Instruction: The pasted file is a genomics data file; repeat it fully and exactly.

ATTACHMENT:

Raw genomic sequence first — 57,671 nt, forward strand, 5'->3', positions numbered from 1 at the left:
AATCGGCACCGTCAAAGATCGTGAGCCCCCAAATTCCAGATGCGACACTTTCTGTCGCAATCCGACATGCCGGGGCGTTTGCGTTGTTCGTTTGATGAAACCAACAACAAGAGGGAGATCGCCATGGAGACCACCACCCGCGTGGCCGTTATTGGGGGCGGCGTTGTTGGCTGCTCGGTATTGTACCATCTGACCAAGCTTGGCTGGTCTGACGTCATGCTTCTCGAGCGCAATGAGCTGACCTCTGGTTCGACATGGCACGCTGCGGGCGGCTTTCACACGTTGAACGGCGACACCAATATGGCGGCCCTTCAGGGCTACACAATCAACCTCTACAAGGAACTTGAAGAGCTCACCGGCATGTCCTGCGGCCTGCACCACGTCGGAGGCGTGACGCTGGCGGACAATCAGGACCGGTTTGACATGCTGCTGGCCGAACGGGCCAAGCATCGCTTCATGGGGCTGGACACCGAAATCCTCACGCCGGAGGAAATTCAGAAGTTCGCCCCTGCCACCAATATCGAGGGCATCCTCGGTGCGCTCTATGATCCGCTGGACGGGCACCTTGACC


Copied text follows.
Raw genomic sequence first — 57,671 nt, forward strand, 5'->3', positions numbered from 1 at the left:
AATCGGCACCGTCAAAGATCGTGAGCCCCCAAATTCCAGATGCGACACTTTCTGTCGCAATCCGACATGCCGGGGCGTTTGCGTTGTTCGTTTGATGAAACCAACAACAAGAGGGAGATCGCCATGGAGACCACCACCCGCGTGGCCGTTATTGGGGGCGGCGTTGTTGGCTGCTCGGTATTGTACCATCTGACCAAGCTTGGCTGGTCTGACGTCATGCTTCTCGAGCGCAATGAGCTGACCTCTGGTTCGACATGGCACGCTGCGGGCGGCTTTCACACGTTGAACGGCGACACCAATATGGCGGCCCTTCAGGGCTACACAATCAACCTCTACAAGGAACTTGAAGAGCTCACCGGCATGTCCTGCGGCCTGCACCACGTCGGAGGCGTGACGCTGGCGGACAATCAGGACCGGTTTGACATGCTGCTGGCCGAACGGGCCAAGCATCGCTTCATGGGGCTGGACACCGAAATCCTCACGCCGGAGGAAATTCAGAAGTTCGCCCCTGCCACCAATATCGAGGGCATCCTCGGTGCGCTCTATGATCCGCTGGACGGGCACCTTGACC